Let’s do the math. In case you have a use case with a user account creation. In the MyMedela app it takes 43 seconds to complete the task by an automated script. A user would have to enter a username, password, optionally select a baby image, baby birth date and so on. Multiply this duration with all combinations from above and you will have a person being busy for ~3 hours (= 240 * 43s) – let’s assume there is no kind of fatigue or error rate from the testers side, nor the time required to setup the device in regards to the related specifications. It would not just take a long time, it would also delay new releases – in case there is an OS update.

Implementation
How are these tests being accomplished now? Well, as I’m an iOS developer, I’ll use the iPhone UI testing approach to guide you through this.
Basically you will need what you will have set up anyway: a server which takes care of these tests. The server itself should be able to run the product/application you want to test – this also means that the server requires all regarded OS versions and language settings to work.
If this is set up, you can go on and really implement a UI test environment. I’ve setup a build target, which can easily be triggered manually or be performed as nightly build. This test build now executes UI tests.
What do they look like? I have chosen the approach to have four separate kinds of assertions to measure the success of a test.

  1. UI test script passes
  2. Test is able to access all required UI elements in the UI sequence of the use case
  3. Create actual screenshots for each step being performed and compare them with target screenshots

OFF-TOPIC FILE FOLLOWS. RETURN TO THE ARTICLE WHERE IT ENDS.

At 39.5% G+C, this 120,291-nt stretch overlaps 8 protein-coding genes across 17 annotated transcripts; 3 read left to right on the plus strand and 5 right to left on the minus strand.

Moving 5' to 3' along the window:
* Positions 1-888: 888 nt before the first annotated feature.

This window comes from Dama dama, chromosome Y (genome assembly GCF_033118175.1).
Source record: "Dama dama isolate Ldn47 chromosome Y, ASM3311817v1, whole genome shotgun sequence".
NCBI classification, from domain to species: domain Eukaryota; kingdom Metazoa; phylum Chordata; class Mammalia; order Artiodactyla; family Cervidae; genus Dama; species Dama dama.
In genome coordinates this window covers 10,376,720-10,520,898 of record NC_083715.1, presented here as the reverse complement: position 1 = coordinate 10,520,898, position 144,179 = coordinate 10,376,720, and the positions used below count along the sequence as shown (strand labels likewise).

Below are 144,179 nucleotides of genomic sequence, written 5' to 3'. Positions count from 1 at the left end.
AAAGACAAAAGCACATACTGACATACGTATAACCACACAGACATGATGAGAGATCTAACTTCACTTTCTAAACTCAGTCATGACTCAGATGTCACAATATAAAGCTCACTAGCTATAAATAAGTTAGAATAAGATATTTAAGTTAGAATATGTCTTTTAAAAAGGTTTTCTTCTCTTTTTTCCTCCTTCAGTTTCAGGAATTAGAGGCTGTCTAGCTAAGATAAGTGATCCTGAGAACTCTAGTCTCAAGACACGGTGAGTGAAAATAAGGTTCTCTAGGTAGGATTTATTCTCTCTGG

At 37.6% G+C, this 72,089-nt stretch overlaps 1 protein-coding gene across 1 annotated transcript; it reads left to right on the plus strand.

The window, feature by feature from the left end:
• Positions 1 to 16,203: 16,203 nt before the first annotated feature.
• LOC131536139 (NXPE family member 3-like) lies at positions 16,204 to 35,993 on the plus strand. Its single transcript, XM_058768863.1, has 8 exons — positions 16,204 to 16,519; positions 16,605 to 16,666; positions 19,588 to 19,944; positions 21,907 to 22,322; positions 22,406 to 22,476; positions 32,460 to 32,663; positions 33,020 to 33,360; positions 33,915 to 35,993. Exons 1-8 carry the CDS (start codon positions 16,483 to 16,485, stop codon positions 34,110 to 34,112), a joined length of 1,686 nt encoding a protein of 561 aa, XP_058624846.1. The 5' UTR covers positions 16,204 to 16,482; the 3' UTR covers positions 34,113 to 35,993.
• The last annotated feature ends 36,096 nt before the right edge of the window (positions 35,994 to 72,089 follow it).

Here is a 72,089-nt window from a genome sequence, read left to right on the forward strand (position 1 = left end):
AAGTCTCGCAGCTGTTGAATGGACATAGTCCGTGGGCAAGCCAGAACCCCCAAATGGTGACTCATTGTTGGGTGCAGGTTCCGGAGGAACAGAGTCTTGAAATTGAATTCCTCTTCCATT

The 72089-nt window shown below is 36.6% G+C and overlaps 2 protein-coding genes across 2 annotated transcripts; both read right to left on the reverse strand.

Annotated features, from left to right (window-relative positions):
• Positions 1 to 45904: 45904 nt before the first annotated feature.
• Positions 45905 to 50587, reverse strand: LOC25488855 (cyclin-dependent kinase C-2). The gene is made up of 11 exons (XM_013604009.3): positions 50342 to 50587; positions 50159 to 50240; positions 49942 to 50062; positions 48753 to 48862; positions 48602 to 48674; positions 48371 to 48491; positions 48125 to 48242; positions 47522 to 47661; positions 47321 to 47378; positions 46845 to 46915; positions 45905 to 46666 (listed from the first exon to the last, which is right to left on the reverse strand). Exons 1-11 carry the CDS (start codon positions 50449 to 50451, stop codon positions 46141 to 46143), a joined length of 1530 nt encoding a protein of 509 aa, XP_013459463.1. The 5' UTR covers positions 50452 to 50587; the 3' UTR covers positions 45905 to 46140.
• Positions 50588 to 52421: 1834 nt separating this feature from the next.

4. Make screenshots available to others

Let’s break the assertions down a bit:

1. Successful UI test script run
We track the start and end of test scripts. If they do not pass, the test was interrupted and generates a report.

2. Access related UI elements
We have written a test library which makes it easy to track whether the expected element was accessible by the user or not. If it was not, an assertion with the related line in the script and the affected element are logged. Simple example: if a button was not yet visible, a user would also not be able to tap it, so the test should not pass.

3. Actual screenshot vs. target screenshot
We encountered an issue that content was not displayed as we would have liked it to be. For example all required UI elements for the test to pass were accessible but other UI elements, which are expected to work were not regarded in detail. This is why we introduced an image comparison additionally. (left: target screenshot, right: actual screenshot). In this way we could ensure that UI elements, which are not directly affecting the test script are positioned correctly and available for the user.
The approach to take these target screenshots is quite simple: Our automated testing scripts take screenshots either way. These are now (until a change is being made) evaluated and used as target screenshots, if they are appropriate. because the script’s screenshots are being taken we can ensure that even an animation on a certain point of time is at the correct position, as both the target and the actual screenshot are taken at the same time.